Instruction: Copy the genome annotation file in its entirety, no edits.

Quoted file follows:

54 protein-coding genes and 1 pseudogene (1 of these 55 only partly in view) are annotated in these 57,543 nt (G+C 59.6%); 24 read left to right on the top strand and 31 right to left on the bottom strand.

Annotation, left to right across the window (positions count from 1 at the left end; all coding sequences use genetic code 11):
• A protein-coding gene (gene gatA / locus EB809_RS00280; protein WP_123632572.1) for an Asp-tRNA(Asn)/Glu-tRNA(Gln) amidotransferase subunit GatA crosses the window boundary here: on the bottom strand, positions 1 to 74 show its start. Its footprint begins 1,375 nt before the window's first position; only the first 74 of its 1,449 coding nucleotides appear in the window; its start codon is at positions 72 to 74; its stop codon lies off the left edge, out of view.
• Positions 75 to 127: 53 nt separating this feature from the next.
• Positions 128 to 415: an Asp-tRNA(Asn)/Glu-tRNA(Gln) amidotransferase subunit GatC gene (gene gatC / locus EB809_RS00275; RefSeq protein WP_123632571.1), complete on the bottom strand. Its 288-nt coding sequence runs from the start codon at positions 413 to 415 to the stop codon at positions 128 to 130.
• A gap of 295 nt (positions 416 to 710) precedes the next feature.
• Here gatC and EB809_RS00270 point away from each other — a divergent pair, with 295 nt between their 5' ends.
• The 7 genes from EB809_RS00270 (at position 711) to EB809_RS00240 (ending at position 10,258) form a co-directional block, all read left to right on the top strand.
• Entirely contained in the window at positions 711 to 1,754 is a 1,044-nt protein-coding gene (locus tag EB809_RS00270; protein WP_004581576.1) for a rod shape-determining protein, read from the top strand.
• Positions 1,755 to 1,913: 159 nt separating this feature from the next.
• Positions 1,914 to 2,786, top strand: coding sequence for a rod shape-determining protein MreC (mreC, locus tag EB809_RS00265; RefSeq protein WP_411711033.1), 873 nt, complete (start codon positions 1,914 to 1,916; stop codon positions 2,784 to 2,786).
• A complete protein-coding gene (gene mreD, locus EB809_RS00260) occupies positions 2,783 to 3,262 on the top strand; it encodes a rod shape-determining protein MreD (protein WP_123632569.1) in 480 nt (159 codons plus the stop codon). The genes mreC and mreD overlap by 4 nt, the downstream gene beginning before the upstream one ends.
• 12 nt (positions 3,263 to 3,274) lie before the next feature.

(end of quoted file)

54 protein-coding genes and 1 pseudogene (1 of these 55 only partly in view) are annotated in these 57,543 nt (G+C 59.6%); 24 read left to right on the top strand and 31 right to left on the bottom strand.

Annotation, left to right across the window (positions count from 1 at the left end; all coding sequences use genetic code 11):
• A protein-coding gene (gene gatA / locus EB809_RS00280; protein WP_123632572.1) for an Asp-tRNA(Asn)/Glu-tRNA(Gln) amidotransferase subunit GatA crosses the window boundary here: on the bottom strand, positions 1 to 74 show its start. Its footprint begins 1,375 nt before the window's first position; only the first 74 of its 1,449 coding nucleotides appear in the window; its start codon is at positions 72 to 74; its stop codon lies off the left edge, out of view.
• Positions 75 to 127: 53 nt separating this feature from the next.
• Positions 128 to 415: an Asp-tRNA(Asn)/Glu-tRNA(Gln) amidotransferase subunit GatC gene (gene gatC / locus EB809_RS00275; RefSeq protein WP_123632571.1), complete on the bottom strand. Its 288-nt coding sequence runs from the start codon at positions 413 to 415 to the stop codon at positions 128 to 130.
• A gap of 295 nt (positions 416 to 710) precedes the next feature.
• Here gatC and EB809_RS00270 point away from each other — a divergent pair, with 295 nt between their 5' ends.
• The 7 genes from EB809_RS00270 (at position 711) to EB809_RS00240 (ending at position 10,258) form a co-directional block, all read left to right on the top strand.
• Entirely contained in the window at positions 711 to 1,754 is a 1,044-nt protein-coding gene (locus tag EB809_RS00270; protein WP_004581576.1) for a rod shape-determining protein, read from the top strand.
• Positions 1,755 to 1,913: 159 nt separating this feature from the next.
• Positions 1,914 to 2,786, top strand: coding sequence for a rod shape-determining protein MreC (mreC, locus tag EB809_RS00265; RefSeq protein WP_411711033.1), 873 nt, complete (start codon positions 1,914 to 1,916; stop codon positions 2,784 to 2,786).
• A complete protein-coding gene (gene mreD, locus EB809_RS00260) occupies positions 2,783 to 3,262 on the top strand; it encodes a rod shape-determining protein MreD (protein WP_123632569.1) in 480 nt (159 codons plus the stop codon). The genes mreC and mreD overlap by 4 nt, the downstream gene beginning before the upstream one ends.
• 12 nt (positions 3,263 to 3,274) lie before the next feature.